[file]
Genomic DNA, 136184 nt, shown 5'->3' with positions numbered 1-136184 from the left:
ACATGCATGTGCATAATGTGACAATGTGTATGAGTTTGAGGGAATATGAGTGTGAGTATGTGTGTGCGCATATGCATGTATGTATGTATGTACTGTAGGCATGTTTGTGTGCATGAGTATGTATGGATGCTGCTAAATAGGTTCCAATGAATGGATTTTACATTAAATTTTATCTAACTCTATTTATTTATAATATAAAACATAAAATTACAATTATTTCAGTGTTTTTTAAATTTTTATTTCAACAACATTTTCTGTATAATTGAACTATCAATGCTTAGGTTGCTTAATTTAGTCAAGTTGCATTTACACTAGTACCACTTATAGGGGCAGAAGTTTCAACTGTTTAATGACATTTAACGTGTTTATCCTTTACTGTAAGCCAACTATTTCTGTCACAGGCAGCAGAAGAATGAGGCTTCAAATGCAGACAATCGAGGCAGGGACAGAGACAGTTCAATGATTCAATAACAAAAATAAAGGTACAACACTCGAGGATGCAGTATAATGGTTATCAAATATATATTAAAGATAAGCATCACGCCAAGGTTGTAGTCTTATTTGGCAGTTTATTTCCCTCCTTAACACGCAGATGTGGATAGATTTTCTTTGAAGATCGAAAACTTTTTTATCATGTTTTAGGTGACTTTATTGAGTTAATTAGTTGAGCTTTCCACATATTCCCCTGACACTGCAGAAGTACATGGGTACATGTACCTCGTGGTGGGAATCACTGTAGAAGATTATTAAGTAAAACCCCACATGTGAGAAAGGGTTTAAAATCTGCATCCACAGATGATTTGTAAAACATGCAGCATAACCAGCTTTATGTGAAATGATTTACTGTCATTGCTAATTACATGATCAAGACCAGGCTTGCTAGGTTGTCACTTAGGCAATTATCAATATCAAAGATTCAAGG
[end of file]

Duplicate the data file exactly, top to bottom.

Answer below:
Genomic DNA, 136184 nt, shown 5'->3' with positions numbered 1-136184 from the left:
ACATGCATGTGCATAATGTGACAATGTGTATGAGTTTGAGGGAATATGAGTGTGAGTATGTGTGTGCGCATATGCATGTATGTATGTATGTACTGTAGGCATGTTTGTGTGCATGAGTATGTATGGATGCTGCTAAATAGGTTCCAATGAATGGATTTTACATTAAATTTTATCTAACTCTATTTATTTATAATATAAAACATAAAATTACAATTATTTCAGTGTTTTTTAAATTTTTATTTCAACAACATTTTCTGTATAATTGAACTATCAATGCTTAGGTTGCTTAATTTAGTCAAGTTGCATTTACACTAGTACCACTTATAGGGGCAGAAGTTTCAACTGTTTAATGACATTTAACGTGTTTATCCTTTACTGTAAGCCAACTATTTCTGTCACAGGCAGCAGAAGAATGAGGCTTCAAATGCAGACAATCGAGGCAGGGACAGAGACAGTTCAATGATTCAATAACAAAAATAAAGGTACAACACTCGAGGATGCAGTATAATGGTTATCAAATATATATTAAAGATAAGCATCACGCCAAGGTTGTAGTCTTATTTGGCAGTTTATTTCCCTCCTTAACACGCAGATGTGGATAGATTTTCTTTGAAGATCGAAAACTTTTTTATCATGTTTTAGGTGACTTTATTGAGTTAATTAGTTGAGCTTTCCACATATTCCCCTGACACTGCAGAAGTACATGGGTACATGTACCTCGTGGTGGGAATCACTGTAGAAGATTATTAAGTAAAACCCCACATGTGAGAAAGGGTTTAAAATCTGCATCCACAGATGATTTGTAAAACATGCAGCATAACCAGCTTTATGTGAAATGATTTACTGTCATTGCTAATTACATGATCAAGACCAGGCTTGCTAGGTTGTCACTTAGGCAATTATCAATATCAAAGATTCAAGG